How to Work with MKM Ribs


Using the MKM Ribs4Clay

This page provides instruction and ideas for using all three styles of MKM Ribs4Clay. The MKM Craftsman Series Wood Ribs, MKM Professional Series Rigid Steel Ribs and the MKM CocoRibs.

The Importance of Ribs:
Ribs are to clay what brushes are to paint -- they move the medium. Only more. They also achieve form, control surface, compress and stabilize clay, and allow for reproducibility. Outside of your hands, they are the most powerful tool that the clay artist, and especially the potter, has available to them (with the exception of the wheel for those who throw).

Production potters have specific ribs for specific forms that they produce in quantity. However, MKM ribs are designed for more general use -- plate forms, cylinders and forms derived from cylinders such as jars and vases, bowl forms, teapots, and other thrown, coiled, or slap built forms.

There is no limit to the functionality of the rib. Nonetheless, in your own repertoire of forms you will find that you use just one or two ribs per form. Plates are more easily achieved with a plate rib; large bowls use large bowl ribs for the inside, and perhaps a separate rib for the outside; large bellied forms such as jars, vases, and bottles need a cylinder rib, and then an interior rib for pushing out the walls, with a flexible rib being used on the outside.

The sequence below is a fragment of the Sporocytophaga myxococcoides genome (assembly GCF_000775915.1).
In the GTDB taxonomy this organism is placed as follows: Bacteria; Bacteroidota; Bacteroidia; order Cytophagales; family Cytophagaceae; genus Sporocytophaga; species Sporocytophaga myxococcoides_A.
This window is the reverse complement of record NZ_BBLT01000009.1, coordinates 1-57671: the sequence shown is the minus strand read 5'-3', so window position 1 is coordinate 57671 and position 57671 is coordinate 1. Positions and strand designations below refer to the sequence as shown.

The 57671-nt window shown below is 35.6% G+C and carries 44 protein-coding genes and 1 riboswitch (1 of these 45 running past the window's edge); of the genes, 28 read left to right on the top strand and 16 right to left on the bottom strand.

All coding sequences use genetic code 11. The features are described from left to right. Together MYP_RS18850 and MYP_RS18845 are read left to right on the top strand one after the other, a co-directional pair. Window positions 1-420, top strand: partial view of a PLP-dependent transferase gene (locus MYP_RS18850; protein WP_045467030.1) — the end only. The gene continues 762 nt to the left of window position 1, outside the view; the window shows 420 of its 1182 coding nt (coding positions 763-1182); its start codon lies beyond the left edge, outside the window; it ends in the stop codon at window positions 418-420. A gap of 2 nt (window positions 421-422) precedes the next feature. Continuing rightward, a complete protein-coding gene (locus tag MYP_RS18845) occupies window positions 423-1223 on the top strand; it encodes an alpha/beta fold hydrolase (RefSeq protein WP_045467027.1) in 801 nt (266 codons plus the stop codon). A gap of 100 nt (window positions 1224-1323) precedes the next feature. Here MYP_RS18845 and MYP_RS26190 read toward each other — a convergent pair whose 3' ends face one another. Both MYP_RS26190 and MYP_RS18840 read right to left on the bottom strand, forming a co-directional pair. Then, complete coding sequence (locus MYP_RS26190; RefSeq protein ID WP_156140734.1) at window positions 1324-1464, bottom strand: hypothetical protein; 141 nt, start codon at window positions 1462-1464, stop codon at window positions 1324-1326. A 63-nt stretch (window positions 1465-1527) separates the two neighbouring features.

If you are new to ribs, welcome to a whole new world of control, power, and ease of clay movement.


CocoRibs were intended for handbuilding -- for pushing out walls and scraping and smoothing curved surfaces. The idea for developing a series of ribs made from coconuts came from reading an article about Magdalene Odundo. And they do work incredibly well for handbuilding. However, when I tried them out for throwing, I found that they worked equally well with this technique. Their natural curves made them easy to hold and easy to use. The edge was hard, but could easily be sanded smooth, and coconut shells are naturally durable in water. If you wish to remove throwing lines, then use a CocoRib on the exterior. I do a lot of brushwork on my pottery, so I am in the habit of smoothing the exterior of some of my pottery.